Blacklining (or sometimes redlining)
In the olden days, a pair of articled clerks would sit together with two versions of a document. One would read aloud the new version and the other would mark the changes on the old, striking through deletions and writing in additions then underlining them. A red pen was typically used, hence redlining. With the advent of the monochrome photocopier, this became blacklining.
How quaint! But not so far into the mists of antiquity. We now have software that does all this with a few keystrokes, and very effective it is too. It also eliminates the human error attributable to sleepy, hungover students.
Just make sure you save the marked-up version as a new document, so you preserve the record of the document comparison.
Workshare Compare seems to be the market leader, but there are other products.
BriefCatch and ContractCatch
These are products from US legal writing expert Ross Guberman.
The first is intended for written advocacy, and will give a score out of a hundred for:
- reading happiness (use of active voice, word and paragraph length and the like)
- sentence length (including excessive length, variation in length)
- flow (use of effective transitions and other sign-posts)
- punchiness (verbiage-catcher)
- plain English
Guberman has also used BriefCatch to assess the quality of judicial decisions, particularly those from SCOTUS.
ContractCatch will spot potentially ambiguous wording, inconsistent terminology, grammar and spelling errors, plain English issues.
Both tools suggest edits, which can be accepted or rejected.
A neat product that whizzes through a document (not necessarily a contract) and locates problems like capitalised defined terms that lack actual definitions, unpaired quotation marks, spacing variations and inconsistent numbering of sections and paragraphs.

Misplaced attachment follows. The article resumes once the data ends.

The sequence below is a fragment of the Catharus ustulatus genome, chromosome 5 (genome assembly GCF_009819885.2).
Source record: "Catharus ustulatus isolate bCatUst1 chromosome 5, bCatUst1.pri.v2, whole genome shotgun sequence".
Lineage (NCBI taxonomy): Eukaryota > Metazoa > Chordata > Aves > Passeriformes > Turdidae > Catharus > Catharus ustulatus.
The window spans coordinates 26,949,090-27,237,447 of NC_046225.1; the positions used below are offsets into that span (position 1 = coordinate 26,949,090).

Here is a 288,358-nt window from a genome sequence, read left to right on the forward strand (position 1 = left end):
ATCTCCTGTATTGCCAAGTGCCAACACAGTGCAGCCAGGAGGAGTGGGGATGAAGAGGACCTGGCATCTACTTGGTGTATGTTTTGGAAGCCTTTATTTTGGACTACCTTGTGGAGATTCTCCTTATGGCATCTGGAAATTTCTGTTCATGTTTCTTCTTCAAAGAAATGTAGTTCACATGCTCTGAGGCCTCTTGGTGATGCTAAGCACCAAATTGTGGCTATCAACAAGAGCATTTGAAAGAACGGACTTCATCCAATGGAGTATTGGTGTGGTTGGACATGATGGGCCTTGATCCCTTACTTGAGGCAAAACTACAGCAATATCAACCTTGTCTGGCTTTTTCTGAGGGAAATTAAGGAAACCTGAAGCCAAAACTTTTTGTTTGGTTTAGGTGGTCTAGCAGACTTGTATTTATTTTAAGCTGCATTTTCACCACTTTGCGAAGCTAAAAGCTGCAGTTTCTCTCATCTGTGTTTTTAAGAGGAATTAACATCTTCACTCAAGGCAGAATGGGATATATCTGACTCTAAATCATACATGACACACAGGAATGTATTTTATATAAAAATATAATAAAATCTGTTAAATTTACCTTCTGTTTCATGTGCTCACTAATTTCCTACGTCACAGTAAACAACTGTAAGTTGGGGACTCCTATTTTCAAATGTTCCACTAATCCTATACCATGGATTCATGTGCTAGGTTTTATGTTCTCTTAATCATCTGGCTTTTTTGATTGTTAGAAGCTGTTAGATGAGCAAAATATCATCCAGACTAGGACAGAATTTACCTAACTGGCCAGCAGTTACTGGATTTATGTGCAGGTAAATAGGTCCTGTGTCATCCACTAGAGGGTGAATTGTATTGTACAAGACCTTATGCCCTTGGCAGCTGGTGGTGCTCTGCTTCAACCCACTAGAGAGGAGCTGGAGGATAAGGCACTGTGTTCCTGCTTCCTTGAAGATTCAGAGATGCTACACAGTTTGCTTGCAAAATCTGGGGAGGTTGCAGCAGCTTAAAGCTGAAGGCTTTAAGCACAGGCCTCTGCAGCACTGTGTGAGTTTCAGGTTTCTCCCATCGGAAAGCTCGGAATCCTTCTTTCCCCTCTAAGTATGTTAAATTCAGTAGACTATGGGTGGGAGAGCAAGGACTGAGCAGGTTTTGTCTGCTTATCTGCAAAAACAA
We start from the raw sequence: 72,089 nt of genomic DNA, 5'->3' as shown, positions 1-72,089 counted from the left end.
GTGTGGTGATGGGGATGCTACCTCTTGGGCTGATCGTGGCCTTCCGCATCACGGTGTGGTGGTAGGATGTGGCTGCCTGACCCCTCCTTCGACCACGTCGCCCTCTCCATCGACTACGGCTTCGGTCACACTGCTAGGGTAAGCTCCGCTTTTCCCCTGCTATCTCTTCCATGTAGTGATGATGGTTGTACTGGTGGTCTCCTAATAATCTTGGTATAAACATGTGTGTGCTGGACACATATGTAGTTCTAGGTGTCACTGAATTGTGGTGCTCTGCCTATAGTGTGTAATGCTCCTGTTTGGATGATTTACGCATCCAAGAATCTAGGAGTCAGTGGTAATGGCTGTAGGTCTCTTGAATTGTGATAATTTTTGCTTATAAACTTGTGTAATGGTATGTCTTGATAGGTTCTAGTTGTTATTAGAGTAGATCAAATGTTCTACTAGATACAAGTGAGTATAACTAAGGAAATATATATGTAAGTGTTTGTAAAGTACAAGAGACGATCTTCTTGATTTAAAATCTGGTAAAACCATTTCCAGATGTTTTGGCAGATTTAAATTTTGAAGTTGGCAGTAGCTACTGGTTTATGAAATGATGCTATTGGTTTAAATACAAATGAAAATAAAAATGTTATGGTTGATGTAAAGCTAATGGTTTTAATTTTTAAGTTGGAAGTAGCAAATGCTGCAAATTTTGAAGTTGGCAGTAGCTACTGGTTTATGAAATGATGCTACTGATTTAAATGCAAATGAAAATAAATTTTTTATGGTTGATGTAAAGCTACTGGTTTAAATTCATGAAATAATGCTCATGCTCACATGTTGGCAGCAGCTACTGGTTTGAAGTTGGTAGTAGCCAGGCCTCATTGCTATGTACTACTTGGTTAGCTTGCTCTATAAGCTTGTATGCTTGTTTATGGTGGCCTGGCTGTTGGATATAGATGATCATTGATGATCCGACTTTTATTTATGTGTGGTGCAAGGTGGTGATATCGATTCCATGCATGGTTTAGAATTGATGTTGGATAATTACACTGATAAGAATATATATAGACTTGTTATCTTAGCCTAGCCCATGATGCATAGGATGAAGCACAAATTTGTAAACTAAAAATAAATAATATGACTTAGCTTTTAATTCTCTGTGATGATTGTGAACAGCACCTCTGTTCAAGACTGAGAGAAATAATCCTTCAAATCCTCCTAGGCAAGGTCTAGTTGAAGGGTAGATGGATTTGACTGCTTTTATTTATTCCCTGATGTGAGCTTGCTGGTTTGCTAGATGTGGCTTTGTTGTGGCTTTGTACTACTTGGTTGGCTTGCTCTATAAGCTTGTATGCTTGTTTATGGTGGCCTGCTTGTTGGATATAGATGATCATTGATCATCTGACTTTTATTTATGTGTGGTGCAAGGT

Fiddly stuff that the human eye may well miss, in other words.
Users say the software does come up with some false positives, but it finds a lot that human review will overlook.
This comes with Microsoft Word, and some people love it. I don’t.
Track Changes does offer the ability to make marginal comments as well as revisions to the text, but also requires the reviewer of the document to accept or reject the previous editor’s comments and edits.
That process is annoying – or I think so, anyway. And any subsequent changes, even if those don’t involve input from another person, result in a marked-up document.
You also have to be very sure you have cleaned all the metadata from your document when you send it to someone external; otherwise, the recipient will see all those marginalia saying things like ‘Not sure this is a good argument but let’s try it anyway!’